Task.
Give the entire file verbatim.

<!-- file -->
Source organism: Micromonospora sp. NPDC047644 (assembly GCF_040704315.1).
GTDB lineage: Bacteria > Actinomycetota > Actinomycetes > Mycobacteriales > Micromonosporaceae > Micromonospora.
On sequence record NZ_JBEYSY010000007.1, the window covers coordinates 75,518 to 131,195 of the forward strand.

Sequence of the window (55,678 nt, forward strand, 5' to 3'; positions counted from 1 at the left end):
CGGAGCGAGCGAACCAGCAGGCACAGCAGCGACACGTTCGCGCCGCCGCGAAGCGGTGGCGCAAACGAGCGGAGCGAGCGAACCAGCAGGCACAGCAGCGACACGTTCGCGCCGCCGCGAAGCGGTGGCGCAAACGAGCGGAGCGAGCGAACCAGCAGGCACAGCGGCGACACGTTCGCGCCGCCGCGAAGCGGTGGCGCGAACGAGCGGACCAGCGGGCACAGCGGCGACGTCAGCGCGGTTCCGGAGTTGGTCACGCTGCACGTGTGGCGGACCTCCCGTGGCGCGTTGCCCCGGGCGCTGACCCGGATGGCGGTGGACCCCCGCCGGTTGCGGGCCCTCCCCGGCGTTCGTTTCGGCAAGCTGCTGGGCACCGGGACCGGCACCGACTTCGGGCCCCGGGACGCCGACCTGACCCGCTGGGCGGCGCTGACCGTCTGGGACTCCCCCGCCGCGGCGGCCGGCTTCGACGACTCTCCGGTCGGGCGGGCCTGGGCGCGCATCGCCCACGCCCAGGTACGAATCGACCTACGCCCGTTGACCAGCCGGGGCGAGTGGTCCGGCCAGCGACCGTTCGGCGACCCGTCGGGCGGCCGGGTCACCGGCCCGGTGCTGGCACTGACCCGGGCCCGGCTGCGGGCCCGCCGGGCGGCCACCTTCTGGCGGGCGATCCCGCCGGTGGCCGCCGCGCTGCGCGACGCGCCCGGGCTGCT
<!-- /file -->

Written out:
Source organism: Micromonospora sp. NPDC047644 (assembly GCF_040704315.1).
GTDB lineage: Bacteria > Actinomycetota > Actinomycetes > Mycobacteriales > Micromonosporaceae > Micromonospora.
On sequence record NZ_JBEYSY010000007.1, the window covers coordinates 75,518 to 131,195 of the forward strand.

Sequence of the window (55,678 nt, forward strand, 5' to 3'; positions counted from 1 at the left end):
CGGAGCGAGCGAACCAGCAGGCACAGCAGCGACACGTTCGCGCCGCCGCGAAGCGGTGGCGCAAACGAGCGGAGCGAGCGAACCAGCAGGCACAGCAGCGACACGTTCGCGCCGCCGCGAAGCGGTGGCGCAAACGAGCGGAGCGAGCGAACCAGCAGGCACAGCGGCGACACGTTCGCGCCGCCGCGAAGCGGTGGCGCGAACGAGCGGACCAGCGGGCACAGCGGCGACGTCAGCGCGGTTCCGGAGTTGGTCACGCTGCACGTGTGGCGGACCTCCCGTGGCGCGTTGCCCCGGGCGCTGACCCGGATGGCGGTGGACCCCCGCCGGTTGCGGGCCCTCCCCGGCGTTCGTTTCGGCAAGCTGCTGGGCACCGGGACCGGCACCGACTTCGGGCCCCGGGACGCCGACCTGACCCGCTGGGCGGCGCTGACCGTCTGGGACTCCCCCGCCGCGGCGGCCGGCTTCGACGACTCTCCGGTCGGGCGGGCCTGGGCGCGCATCGCCCACGCCCAGGTACGAATCGACCTACGCCCGTTGACCAGCCGGGGCGAGTGGTCCGGCCAGCGACCGTTCGGCGACCCGTCGGGCGGCCGGGTCACCGGCCCGGTGCTGGCACTGACCCGGGCCCGGCTGCGGGCCCGCCGGGCGGCCACCTTCTGGCGGGCGATCCCGCCGGTGGCCGCCGCGCTGCGCGACGCGCCCGGGCTGCT